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Unfortunately, it was too cold to enjoy the zoo afterward. However, everyone seemed happy enough to sip hot chocolate instead. End to end, it was an enjoyable race experience. Maybe next time there will be sun.

 

Christina Bergling

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SavagesCoverChristinaSavages

Two survivors search the ruins of America for the last strain of humanity. Marcus believes they are still human; Parker knows her own darkness. Until one discovery changes everything.

Available now on Amazon!
savagesnovella.com

TheWaning_CoverThe Waning

Beatrix woke up in a cage. Can she survive long enough to escape, or will he succeed at breaking her down into a possession?

Available now on Amazon!
thewaning.com

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Things I Learned About Distance Running from Getting Tattooed

I got my first tattoo on my 18th birthday, at a less than reputable shop from a less than skilled artist. By the time I picked up running about a decade later, I had accumulated a good peppering of ink. Most recently, I lay on the tattoo table a couple days ago to get my son’s name scratched into my back. As I breathed and thought my way through the sensations ripping at my nerves, I had the rolling realizations of just how much going through the process of getting tattooed is like going on a long distance run for me.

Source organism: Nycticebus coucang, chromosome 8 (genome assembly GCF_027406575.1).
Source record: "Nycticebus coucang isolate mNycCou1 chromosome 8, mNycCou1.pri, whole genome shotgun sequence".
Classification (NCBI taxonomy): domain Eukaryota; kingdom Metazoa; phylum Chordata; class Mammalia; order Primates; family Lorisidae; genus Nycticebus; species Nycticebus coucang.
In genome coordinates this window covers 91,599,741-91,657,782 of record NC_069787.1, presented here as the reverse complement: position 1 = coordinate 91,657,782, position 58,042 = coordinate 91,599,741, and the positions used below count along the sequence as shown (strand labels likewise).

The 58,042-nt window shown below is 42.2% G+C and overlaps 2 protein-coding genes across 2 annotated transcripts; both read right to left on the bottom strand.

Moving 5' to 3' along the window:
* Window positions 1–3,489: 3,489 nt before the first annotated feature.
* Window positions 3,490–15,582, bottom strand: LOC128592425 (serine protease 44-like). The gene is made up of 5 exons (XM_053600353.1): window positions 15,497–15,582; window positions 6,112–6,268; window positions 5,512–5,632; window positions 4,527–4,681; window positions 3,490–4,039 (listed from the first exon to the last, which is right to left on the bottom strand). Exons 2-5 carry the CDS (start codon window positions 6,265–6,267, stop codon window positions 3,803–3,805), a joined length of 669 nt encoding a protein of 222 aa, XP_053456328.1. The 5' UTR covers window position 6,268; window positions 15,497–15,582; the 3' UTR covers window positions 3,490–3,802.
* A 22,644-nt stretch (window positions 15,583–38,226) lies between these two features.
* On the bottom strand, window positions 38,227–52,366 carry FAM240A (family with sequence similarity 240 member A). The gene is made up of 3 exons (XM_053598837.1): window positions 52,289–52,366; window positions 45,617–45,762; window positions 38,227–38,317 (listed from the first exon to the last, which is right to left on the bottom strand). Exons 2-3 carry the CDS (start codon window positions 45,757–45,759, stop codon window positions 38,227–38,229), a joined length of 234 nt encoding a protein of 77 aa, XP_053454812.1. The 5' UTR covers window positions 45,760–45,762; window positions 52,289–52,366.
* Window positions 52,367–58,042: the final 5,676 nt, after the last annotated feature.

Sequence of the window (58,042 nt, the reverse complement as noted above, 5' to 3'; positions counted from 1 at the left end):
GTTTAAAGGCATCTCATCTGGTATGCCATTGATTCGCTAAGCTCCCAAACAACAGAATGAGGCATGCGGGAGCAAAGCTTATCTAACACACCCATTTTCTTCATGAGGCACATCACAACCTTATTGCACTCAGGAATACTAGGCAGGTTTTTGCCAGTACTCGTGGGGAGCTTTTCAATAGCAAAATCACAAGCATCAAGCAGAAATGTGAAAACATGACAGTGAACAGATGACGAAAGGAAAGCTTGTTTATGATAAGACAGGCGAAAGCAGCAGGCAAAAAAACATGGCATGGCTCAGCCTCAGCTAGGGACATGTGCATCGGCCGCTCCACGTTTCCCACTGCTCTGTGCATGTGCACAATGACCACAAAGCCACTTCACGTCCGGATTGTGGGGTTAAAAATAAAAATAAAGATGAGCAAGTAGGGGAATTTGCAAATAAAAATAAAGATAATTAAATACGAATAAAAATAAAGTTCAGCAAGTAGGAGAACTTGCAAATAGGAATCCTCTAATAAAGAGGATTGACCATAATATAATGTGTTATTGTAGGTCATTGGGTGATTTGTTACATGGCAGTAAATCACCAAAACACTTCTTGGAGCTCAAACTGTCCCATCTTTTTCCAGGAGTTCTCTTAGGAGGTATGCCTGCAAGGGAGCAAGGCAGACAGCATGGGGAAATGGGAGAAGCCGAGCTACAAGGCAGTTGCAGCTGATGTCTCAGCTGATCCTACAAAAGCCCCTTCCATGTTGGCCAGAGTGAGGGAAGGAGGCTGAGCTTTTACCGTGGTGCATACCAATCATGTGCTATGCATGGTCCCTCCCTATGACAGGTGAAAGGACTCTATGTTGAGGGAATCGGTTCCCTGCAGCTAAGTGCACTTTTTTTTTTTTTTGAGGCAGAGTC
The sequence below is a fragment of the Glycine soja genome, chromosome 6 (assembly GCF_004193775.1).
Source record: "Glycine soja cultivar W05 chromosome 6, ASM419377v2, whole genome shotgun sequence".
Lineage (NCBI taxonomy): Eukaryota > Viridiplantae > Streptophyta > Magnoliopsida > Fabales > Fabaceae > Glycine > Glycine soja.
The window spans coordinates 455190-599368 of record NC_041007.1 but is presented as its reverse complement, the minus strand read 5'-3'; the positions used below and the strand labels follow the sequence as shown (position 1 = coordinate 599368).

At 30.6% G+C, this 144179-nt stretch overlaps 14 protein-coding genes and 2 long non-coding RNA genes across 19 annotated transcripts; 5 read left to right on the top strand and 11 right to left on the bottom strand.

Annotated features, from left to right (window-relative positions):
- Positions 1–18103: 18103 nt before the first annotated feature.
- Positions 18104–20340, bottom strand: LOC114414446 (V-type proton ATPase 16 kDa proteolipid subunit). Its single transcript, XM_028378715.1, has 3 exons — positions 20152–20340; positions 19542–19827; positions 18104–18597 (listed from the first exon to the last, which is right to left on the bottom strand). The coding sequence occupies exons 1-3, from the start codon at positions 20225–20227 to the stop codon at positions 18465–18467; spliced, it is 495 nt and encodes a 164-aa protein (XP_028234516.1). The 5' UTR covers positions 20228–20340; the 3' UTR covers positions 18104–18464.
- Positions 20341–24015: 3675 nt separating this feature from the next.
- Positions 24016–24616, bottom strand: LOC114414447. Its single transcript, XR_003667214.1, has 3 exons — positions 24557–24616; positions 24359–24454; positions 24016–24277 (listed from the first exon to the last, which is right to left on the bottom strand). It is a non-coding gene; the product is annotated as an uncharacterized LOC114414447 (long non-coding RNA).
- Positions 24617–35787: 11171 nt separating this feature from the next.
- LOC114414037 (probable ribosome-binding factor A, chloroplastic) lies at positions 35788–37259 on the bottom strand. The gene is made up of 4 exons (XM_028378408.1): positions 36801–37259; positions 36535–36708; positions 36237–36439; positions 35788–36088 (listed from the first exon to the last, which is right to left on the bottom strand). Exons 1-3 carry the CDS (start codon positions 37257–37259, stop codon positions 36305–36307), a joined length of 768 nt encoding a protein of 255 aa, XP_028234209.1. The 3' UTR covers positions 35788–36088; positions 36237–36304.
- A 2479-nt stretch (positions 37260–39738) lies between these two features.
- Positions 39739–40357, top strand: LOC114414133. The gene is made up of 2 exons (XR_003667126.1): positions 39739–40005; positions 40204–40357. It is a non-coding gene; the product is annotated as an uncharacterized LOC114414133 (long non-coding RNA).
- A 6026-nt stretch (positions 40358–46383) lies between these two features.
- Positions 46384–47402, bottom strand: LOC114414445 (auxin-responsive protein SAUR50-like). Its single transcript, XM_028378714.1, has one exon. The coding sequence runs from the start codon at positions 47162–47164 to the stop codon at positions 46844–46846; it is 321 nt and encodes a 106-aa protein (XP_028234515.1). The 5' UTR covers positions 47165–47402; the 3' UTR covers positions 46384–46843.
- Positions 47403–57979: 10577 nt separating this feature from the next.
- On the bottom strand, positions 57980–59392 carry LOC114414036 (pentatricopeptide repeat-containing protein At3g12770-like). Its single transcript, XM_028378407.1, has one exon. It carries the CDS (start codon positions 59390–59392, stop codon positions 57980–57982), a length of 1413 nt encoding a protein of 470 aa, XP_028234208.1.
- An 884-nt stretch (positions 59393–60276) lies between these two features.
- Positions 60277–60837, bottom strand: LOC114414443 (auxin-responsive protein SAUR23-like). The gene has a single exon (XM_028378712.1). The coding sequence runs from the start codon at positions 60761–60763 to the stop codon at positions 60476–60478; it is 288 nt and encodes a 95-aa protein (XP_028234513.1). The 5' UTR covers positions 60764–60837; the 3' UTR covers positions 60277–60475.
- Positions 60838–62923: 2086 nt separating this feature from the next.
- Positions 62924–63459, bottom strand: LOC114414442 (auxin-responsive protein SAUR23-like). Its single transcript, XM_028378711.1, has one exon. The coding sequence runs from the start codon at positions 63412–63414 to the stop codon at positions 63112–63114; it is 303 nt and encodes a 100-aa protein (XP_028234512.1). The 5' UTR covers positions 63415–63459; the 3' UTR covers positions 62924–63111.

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It hurts the most in the beginning. And the very end. That first bite on the liner is the most vivid. Your skin screams as your nerves lobby your brain to change your mind, call it off, give up. Just like those first two miles of the run. When your mind finds a million reasons why you should run slower, start walking, turn back. But if you’re stubborn enough, if you commit through your body’s whimpers and your mind’s games, the pain fades, spreads and stretches out, dulls. Somewhere in the middle, it might even become pleasant. The shader might feel like a massage working after the liner. You might find a float in the sixth mile. You forget how much it hurt to start with and remember why you decided to do it in the first place. Until the end is in sight. As the needle spins in the final color or the last mile unfolds before you, the wall rears up. You find yourself back to counting seconds, measuring strides, writhing in your own body to just get it over with.